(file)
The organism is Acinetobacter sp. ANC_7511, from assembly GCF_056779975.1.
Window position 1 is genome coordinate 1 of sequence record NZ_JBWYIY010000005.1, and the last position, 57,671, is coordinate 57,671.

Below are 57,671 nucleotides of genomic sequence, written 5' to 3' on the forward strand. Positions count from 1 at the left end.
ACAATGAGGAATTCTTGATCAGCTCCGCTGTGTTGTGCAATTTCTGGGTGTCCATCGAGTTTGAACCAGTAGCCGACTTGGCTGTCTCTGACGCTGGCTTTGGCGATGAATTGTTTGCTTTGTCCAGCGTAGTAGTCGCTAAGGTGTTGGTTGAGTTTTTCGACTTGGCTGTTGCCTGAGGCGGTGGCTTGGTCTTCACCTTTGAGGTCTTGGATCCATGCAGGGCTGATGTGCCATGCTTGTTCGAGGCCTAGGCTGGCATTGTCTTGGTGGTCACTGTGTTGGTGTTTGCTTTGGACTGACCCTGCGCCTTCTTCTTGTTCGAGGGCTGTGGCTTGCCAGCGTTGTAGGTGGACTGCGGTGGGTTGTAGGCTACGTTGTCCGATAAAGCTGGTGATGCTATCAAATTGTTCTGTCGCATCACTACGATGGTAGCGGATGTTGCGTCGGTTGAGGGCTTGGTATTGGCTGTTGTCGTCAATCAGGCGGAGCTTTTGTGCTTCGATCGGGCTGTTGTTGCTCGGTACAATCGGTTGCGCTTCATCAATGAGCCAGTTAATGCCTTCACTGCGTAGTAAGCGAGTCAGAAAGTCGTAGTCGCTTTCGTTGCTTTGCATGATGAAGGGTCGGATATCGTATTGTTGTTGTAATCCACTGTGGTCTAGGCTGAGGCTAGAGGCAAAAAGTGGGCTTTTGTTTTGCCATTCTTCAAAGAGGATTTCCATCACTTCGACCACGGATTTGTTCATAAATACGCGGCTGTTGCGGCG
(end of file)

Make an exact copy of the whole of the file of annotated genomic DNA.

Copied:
The organism is Acinetobacter sp. ANC_7511, from assembly GCF_056779975.1.
Window position 1 is genome coordinate 1 of sequence record NZ_JBWYIY010000005.1, and the last position, 57,671, is coordinate 57,671.

Below are 57,671 nucleotides of genomic sequence, written 5' to 3' on the forward strand. Positions count from 1 at the left end.
ACAATGAGGAATTCTTGATCAGCTCCGCTGTGTTGTGCAATTTCTGGGTGTCCATCGAGTTTGAACCAGTAGCCGACTTGGCTGTCTCTGACGCTGGCTTTGGCGATGAATTGTTTGCTTTGTCCAGCGTAGTAGTCGCTAAGGTGTTGGTTGAGTTTTTCGACTTGGCTGTTGCCTGAGGCGGTGGCTTGGTCTTCACCTTTGAGGTCTTGGATCCATGCAGGGCTGATGTGCCATGCTTGTTCGAGGCCTAGGCTGGCATTGTCTTGGTGGTCACTGTGTTGGTGTTTGCTTTGGACTGACCCTGCGCCTTCTTCTTGTTCGAGGGCTGTGGCTTGCCAGCGTTGTAGGTGGACTGCGGTGGGTTGTAGGCTACGTTGTCCGATAAAGCTGGTGATGCTATCAAATTGTTCTGTCGCATCACTACGATGGTAGCGGATGTTGCGTCGGTTGAGGGCTTGGTATTGGCTGTTGTCGTCAATCAGGCGGAGCTTTTGTGCTTCGATCGGGCTGTTGTTGCTCGGTACAATCGGTTGCGCTTCATCAATGAGCCAGTTAATGCCTTCACTGCGTAGTAAGCGAGTCAGAAAGTCGTAGTCGCTTTCGTTGCTTTGCATGATGAAGGGTCGGATATCGTATTGTTGTTGTAATCCACTGTGGTCTAGGCTGAGGCTAGAGGCAAAAAGTGGGCTTTTGTTTTGCCATTCTTCAAAGAGGATTTCCATCACTTCGACCACGGATTTGTTCATAAATACGCGGCTGTTGCGGCG